The Road to Transformation

It’s been almost eight years since the launch of Islands in the Cloud - a project to bring all the Philippines Department of Education employees - at that time, around 585,000 users - on to the cloud, and give them a email address through G Suite for Education.

At that time, the concept of a free email service for over half a million users was unheard of. It was an ambitious project that required a lot of effort to implement, and was fraught with issues on people, geography, accessibility, and connectivity. It required multiple Google partners, weeks of living in a suitcase, and a ton of patience. We trained teachers when the internet was still so slow. We trained ICT coordinators when the role still wasn’t an official role. We were there at Ground Zero when the first email to all these employees was sent.

It was a historic moment.

At that time, I’m sure a lot of us thought, this is it, this is the beginning of a transformation that will spark innovation in all our schools.

That was eight years ago.

That project sparked many similar movements in schools. The international schools were ahead of the game in that they follow international standards of going more web-based, and the other private and public schools had a different approach but was quite similar in their vision to digitize. In the past years, we saw a rise in device purchase in schools, often as a result of gaining competitive advantage and market share. We started to see more and more education speakers stressing the need for more professional development. We agreed and got excited.

We heard it spoken in seminars and conferences: Pedagogy First, Technology Second

“Digital technology has several features that can make it much easier for teachers to pay special attention to all their students.”

— Bill Gates

We saw that mantra written in books, stressed by every edtech consultant worth their salt. We need to focus on the learning. We need to know why we are doing things, before we choose the how of it and before we choose the tools we will use to implement it.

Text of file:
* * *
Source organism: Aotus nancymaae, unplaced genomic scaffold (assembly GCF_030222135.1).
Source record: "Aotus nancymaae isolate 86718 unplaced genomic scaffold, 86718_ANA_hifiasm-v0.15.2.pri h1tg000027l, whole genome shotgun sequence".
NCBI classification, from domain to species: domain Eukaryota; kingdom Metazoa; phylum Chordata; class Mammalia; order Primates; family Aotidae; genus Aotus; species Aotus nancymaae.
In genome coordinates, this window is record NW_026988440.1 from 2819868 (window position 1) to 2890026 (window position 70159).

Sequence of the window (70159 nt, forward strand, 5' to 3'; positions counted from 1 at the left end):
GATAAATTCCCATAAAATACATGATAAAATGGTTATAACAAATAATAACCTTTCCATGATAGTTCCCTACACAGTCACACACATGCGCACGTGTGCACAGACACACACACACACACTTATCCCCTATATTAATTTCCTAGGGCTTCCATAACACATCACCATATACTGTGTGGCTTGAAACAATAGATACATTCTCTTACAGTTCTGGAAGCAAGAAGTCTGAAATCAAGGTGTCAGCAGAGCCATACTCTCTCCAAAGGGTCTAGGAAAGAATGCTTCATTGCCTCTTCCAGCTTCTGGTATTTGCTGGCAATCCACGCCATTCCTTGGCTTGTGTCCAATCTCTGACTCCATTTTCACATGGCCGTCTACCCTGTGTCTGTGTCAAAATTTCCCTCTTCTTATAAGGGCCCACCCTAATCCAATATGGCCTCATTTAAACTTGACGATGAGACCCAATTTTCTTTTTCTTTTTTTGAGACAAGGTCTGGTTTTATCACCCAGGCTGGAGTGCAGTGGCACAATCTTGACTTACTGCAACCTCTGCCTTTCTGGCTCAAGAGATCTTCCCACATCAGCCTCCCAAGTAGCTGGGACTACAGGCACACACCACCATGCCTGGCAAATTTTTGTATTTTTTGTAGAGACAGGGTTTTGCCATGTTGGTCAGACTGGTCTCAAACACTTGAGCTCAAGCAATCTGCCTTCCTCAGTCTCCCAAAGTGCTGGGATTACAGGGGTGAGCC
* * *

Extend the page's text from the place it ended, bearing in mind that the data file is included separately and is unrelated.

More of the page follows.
And as much as we want to say that we are more technologically advanced now, the truth is, we still see teachers scared of using technology. We still see teachers going to professional development seminars just to get the necessary CPD point to get recertified as a teacher, and not to really learn. We see professional development providers keen on giving certificates, but not keen on ensuring that the teachers have something to takeaway, or implement immediately in their classrooms.

We believe our teachers need all the help they can get.

We thought, that after leading that project eight years ago, that by this time, we might be ready to move on to something new. However, we find the opposite to be true. The more technology becomes available to our students, the more our teachers need assistance and support. 

This came to the fore during COVID, and the gap in edtech professional development became painfully apparent.

So we are opening this new venture. Gtech.Guru. To bridge the gap. To nurture our teachers to be leaders and coaches in their own schools, and to really see true transformation happen.


Photo by Avel Chuklanov on Unsplash

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